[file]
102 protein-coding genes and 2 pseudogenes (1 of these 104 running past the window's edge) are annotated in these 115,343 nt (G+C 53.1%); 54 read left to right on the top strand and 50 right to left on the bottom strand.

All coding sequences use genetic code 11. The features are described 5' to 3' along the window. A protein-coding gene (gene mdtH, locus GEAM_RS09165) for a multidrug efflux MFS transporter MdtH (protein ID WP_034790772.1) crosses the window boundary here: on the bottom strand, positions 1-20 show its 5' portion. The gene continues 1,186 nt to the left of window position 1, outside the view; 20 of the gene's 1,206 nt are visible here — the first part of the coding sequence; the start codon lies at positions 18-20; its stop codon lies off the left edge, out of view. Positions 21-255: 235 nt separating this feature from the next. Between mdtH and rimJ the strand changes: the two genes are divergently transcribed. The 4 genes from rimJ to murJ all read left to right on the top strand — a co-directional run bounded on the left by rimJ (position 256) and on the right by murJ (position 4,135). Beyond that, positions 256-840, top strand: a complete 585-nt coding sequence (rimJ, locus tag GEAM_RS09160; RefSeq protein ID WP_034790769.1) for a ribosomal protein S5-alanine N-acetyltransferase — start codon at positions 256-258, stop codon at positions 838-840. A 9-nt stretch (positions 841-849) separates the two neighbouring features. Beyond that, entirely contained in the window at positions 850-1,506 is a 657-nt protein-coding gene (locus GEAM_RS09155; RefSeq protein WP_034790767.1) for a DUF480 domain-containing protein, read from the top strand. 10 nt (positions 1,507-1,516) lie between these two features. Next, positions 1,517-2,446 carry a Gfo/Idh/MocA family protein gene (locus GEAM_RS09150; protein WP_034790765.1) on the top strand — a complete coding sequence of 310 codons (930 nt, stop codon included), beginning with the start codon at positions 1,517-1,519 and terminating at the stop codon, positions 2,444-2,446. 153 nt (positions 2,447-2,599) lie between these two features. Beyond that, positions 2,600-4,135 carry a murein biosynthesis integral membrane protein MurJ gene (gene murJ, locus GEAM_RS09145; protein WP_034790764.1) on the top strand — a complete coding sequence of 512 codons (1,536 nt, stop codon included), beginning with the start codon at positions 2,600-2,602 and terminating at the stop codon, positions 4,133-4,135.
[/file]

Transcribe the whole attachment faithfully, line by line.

102 protein-coding genes and 2 pseudogenes (1 of these 104 running past the window's edge) are annotated in these 115,343 nt (G+C 53.1%); 54 read left to right on the top strand and 50 right to left on the bottom strand.

All coding sequences use genetic code 11. The features are described 5' to 3' along the window. A protein-coding gene (gene mdtH, locus GEAM_RS09165) for a multidrug efflux MFS transporter MdtH (protein ID WP_034790772.1) crosses the window boundary here: on the bottom strand, positions 1-20 show its 5' portion. The gene continues 1,186 nt to the left of window position 1, outside the view; 20 of the gene's 1,206 nt are visible here — the first part of the coding sequence; the start codon lies at positions 18-20; its stop codon lies off the left edge, out of view. Positions 21-255: 235 nt separating this feature from the next. Between mdtH and rimJ the strand changes: the two genes are divergently transcribed. The 4 genes from rimJ to murJ all read left to right on the top strand — a co-directional run bounded on the left by rimJ (position 256) and on the right by murJ (position 4,135). Beyond that, positions 256-840, top strand: a complete 585-nt coding sequence (rimJ, locus tag GEAM_RS09160; RefSeq protein ID WP_034790769.1) for a ribosomal protein S5-alanine N-acetyltransferase — start codon at positions 256-258, stop codon at positions 838-840. A 9-nt stretch (positions 841-849) separates the two neighbouring features. Beyond that, entirely contained in the window at positions 850-1,506 is a 657-nt protein-coding gene (locus GEAM_RS09155; RefSeq protein WP_034790767.1) for a DUF480 domain-containing protein, read from the top strand. 10 nt (positions 1,507-1,516) lie between these two features. Next, positions 1,517-2,446 carry a Gfo/Idh/MocA family protein gene (locus GEAM_RS09150; protein WP_034790765.1) on the top strand — a complete coding sequence of 310 codons (930 nt, stop codon included), beginning with the start codon at positions 1,517-1,519 and terminating at the stop codon, positions 2,444-2,446. 153 nt (positions 2,447-2,599) lie between these two features. Beyond that, positions 2,600-4,135 carry a murein biosynthesis integral membrane protein MurJ gene (gene murJ, locus GEAM_RS09145; protein WP_034790764.1) on the top strand — a complete coding sequence of 512 codons (1,536 nt, stop codon included), beginning with the start codon at positions 2,600-2,602 and terminating at the stop codon, positions 4,133-4,135.